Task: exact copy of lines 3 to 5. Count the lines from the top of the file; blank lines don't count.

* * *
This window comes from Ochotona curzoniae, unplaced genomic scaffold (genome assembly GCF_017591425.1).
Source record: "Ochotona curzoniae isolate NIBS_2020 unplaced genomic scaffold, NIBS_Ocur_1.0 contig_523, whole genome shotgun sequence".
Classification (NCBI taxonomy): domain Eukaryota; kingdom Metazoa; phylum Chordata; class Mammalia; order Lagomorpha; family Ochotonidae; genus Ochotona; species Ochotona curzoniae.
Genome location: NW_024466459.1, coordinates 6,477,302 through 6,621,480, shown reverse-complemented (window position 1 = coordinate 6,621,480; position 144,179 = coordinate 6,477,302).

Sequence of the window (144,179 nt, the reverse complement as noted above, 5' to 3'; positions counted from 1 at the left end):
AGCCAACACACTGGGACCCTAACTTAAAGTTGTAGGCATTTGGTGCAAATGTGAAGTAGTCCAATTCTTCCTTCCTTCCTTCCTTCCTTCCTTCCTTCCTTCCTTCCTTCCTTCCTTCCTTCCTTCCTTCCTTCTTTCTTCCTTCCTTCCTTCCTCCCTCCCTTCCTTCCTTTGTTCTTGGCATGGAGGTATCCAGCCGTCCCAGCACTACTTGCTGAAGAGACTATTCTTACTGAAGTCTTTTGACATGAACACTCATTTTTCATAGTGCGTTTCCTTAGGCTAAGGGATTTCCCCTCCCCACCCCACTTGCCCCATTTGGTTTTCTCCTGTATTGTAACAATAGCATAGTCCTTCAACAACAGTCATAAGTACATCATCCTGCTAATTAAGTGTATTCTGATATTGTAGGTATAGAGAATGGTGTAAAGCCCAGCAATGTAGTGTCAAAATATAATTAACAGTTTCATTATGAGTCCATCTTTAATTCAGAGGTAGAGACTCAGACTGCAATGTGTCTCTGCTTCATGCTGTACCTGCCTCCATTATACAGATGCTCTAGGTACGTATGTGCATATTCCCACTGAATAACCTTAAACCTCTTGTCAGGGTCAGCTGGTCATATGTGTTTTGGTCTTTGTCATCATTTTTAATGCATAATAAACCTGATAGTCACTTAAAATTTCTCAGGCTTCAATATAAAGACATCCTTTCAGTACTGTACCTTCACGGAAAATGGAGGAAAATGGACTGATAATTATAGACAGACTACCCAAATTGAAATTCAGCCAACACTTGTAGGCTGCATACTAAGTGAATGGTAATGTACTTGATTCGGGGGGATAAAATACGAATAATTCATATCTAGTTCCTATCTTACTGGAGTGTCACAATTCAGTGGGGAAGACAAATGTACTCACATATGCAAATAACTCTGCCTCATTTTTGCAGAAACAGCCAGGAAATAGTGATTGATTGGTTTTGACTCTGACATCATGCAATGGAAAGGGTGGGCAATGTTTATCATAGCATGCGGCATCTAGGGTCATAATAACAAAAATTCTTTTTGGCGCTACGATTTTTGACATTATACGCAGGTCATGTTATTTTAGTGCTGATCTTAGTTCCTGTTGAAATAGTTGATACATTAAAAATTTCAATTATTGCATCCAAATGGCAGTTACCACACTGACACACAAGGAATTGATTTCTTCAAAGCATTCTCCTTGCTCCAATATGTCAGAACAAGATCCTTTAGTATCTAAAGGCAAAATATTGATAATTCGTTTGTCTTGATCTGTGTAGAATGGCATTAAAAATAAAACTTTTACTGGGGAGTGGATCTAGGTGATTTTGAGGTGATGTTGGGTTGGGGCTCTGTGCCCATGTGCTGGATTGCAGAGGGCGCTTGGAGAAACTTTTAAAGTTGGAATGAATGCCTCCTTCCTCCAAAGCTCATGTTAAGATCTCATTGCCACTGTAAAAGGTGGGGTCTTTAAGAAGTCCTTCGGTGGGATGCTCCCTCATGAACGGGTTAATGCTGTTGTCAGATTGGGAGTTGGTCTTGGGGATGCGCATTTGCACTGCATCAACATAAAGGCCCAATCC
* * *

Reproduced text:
Classification (NCBI taxonomy): domain Eukaryota; kingdom Metazoa; phylum Chordata; class Mammalia; order Lagomorpha; family Ochotonidae; genus Ochotona; species Ochotona curzoniae.
Genome location: NW_024466459.1, coordinates 6,477,302 through 6,621,480, shown reverse-complemented (window position 1 = coordinate 6,621,480; position 144,179 = coordinate 6,477,302).

Sequence of the window (144,179 nt, the reverse complement as noted above, 5' to 3'; positions counted from 1 at the left end):